Brandon Staglin is a schizophrenia survivor who, together with his family, has helped to raise a staggering 200 million dollars for brain research over the past 20 years through the IMHRO-One Mind Institute. In addition to his posts as the Marketing Communications Director for both IMHRO and Staglin Family Vineyard, Brandon speaks nationwide about the power of prevention and early intervention, as well as ending societal stigma that stands in the way of mental health care reform – a primary barrier to more effective treatment and leading edge research. Helped by early treatment, Brandon’s personal journey from adversity to advocacy serves as a beacon of hope for individuals and families finding their way to recovery.

A national merit scholar, Brandon graduated with degrees in Engineering Sciences and Anthropology from Dartmouth College. He is the recipient of the Clifford W. Beers Centennial Service Award and of the SARDAA Shattering Stigma—Realizing Recovery Award for his brain health advocacy.

He lives in Napa, California with his wife Nancy and their dog, Cooper.

  • Gary Tsai, MD
    Medical Director, County of Los Angeles Substance Abuse Prevention and Control and Documentary Filmmaker
  • Douglas Turkington, MD
    Psychosocial Psychiatry at Newcastle University and Medical Director for Insight CBT Partnership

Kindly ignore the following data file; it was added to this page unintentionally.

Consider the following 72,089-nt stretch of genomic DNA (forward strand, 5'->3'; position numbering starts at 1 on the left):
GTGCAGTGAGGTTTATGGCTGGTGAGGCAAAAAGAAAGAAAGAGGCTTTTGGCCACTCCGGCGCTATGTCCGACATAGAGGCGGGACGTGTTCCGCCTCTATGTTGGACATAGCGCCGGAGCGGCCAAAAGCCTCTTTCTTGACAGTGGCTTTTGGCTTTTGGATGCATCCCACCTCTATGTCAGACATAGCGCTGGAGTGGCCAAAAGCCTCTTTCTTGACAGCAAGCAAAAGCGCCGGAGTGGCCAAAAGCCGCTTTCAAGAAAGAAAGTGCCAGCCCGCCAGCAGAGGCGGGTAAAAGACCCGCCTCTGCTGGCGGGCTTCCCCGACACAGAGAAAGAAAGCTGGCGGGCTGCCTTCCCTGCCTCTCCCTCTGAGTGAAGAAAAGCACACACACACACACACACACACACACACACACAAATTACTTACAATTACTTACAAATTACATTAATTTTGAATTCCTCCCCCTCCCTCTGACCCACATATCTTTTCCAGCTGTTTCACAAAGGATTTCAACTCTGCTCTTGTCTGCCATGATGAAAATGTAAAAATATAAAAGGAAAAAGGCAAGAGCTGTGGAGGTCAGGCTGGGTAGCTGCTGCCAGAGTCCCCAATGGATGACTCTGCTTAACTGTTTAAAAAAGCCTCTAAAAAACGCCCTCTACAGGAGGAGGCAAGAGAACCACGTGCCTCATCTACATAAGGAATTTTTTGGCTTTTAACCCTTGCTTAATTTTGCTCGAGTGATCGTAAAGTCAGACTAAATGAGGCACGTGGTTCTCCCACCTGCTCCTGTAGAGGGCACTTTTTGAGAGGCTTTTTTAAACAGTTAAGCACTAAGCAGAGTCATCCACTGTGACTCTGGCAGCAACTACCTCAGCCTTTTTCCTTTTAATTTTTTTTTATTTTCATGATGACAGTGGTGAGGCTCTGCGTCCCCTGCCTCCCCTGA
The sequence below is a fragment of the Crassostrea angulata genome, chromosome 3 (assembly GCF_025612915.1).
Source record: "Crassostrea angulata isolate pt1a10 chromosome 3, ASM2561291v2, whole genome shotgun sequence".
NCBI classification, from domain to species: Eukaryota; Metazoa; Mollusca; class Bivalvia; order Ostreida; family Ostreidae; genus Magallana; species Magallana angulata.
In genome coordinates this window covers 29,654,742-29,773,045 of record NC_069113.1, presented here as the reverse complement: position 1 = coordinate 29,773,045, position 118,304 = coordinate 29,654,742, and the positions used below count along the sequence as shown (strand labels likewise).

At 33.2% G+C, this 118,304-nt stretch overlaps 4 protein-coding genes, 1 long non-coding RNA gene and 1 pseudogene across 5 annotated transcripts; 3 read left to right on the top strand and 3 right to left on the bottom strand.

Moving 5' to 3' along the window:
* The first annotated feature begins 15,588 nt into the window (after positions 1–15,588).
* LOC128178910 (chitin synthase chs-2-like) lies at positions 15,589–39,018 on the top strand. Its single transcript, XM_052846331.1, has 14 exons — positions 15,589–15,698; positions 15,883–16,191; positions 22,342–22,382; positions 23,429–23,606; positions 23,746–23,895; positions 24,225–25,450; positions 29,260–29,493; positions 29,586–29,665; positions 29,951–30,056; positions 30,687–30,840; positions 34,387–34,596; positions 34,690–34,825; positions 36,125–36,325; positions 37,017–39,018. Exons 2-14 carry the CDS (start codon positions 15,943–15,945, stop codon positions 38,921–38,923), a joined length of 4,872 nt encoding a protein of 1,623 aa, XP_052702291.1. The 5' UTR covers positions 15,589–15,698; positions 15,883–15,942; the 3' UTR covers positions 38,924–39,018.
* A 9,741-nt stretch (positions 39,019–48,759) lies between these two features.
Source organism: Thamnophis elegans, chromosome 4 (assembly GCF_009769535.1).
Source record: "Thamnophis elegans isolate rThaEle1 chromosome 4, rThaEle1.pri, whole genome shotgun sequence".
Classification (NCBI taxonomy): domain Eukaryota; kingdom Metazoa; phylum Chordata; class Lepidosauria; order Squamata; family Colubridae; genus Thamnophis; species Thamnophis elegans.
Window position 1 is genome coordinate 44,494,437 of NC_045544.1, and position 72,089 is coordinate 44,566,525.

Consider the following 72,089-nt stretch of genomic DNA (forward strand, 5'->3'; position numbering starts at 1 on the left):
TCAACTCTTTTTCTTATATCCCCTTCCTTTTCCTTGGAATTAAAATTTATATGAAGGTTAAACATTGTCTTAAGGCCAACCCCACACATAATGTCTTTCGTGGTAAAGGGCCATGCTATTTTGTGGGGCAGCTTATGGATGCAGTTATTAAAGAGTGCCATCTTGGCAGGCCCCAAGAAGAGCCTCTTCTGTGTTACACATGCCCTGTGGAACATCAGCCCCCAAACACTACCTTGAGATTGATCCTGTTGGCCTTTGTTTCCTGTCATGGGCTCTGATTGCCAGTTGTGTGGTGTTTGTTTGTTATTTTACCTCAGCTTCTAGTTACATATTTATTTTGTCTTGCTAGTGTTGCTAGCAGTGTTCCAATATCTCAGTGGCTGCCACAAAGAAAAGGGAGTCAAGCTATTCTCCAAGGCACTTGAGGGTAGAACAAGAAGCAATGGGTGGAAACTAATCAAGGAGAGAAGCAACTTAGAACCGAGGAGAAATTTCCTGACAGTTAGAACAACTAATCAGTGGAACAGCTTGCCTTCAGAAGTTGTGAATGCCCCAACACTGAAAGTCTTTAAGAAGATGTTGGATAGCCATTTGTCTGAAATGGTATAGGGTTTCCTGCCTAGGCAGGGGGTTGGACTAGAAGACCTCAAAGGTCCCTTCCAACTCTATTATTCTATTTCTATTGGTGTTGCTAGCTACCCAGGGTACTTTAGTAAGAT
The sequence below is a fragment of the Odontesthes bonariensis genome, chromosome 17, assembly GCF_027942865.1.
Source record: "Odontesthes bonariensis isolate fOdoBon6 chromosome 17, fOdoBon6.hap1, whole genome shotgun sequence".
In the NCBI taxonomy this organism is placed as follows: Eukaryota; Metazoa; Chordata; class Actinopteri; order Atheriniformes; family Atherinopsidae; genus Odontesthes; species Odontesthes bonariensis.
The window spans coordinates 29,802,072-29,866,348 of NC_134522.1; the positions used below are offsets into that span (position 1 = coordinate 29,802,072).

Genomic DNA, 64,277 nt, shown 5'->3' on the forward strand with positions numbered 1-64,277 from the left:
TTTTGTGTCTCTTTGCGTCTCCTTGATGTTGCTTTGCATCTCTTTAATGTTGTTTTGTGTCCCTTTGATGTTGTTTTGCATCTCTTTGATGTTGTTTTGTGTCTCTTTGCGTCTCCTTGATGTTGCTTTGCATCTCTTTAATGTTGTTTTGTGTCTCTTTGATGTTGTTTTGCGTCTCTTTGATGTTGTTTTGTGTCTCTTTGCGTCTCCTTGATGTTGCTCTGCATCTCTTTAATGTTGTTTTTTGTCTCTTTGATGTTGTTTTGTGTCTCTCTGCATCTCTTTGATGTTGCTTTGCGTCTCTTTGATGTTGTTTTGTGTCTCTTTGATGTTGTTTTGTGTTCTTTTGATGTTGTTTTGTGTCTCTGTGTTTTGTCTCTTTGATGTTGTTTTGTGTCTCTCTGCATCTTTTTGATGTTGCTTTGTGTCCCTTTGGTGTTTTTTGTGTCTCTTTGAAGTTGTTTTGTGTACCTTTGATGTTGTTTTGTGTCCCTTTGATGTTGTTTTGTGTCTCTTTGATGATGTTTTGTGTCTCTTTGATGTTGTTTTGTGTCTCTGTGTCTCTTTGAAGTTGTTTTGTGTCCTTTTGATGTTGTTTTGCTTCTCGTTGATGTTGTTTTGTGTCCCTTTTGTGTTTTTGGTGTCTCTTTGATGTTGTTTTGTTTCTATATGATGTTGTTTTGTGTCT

Gary Tsai, MD

Gary Tsai, M.D. is the Medical Director of the County of Los Angeles Substance Abuse Prevention and Control, and a former APA / SAMHSA Minority Fellow. He is also the founder of Forgotten Films, a film production company focusing on social issue projects, specializing in mental health. He is the producer and co-directer of an award-winning documentary film called Voices that focuses on human and untold stories of psychosis. Having experienced the stigma and criminalization that often accompanies serious mental illness as the son of a mother with schizophrenia, Dr. Tsai is a passionate advocate for improving our mental health systems. His clinical and research interests include public psychiatry, mental health policy, early intervention for severe mental illness, addiction, cultural psychiatry, and media/technology in mental health.

Douglas Turkington, MD

Dr. Turkington is Professor of Psychosocial Psychiatry and Consultant Liaison Psychiatrist, Newcastle University. He has carried out extensive research into the efficacy and effectiveness of cognitive behavioral therapy (CBT) in the treatment of schizophrenia. He has carried out randomized controlled trials of CBT versus befriending and of CBT versus treatment as usual in community settings. He has also conducted short and medium term follow-ups. He has written three books on the use of CBT in schizophrenia, one of these being a treatment manual. Currently he has submitted grant applications for CBT to treat impaired adherence in schizophrenia in a combined study with the State University of New York. He has also submitted a grant application for the use of CBT in first episode schizophrenia linking with the University of Glasgow. He has carried out a randomized trial of Fluvoxamine in the treatment of Prostatodynia and is currently researching the use of Modafinil in chronic fatigue syndrome.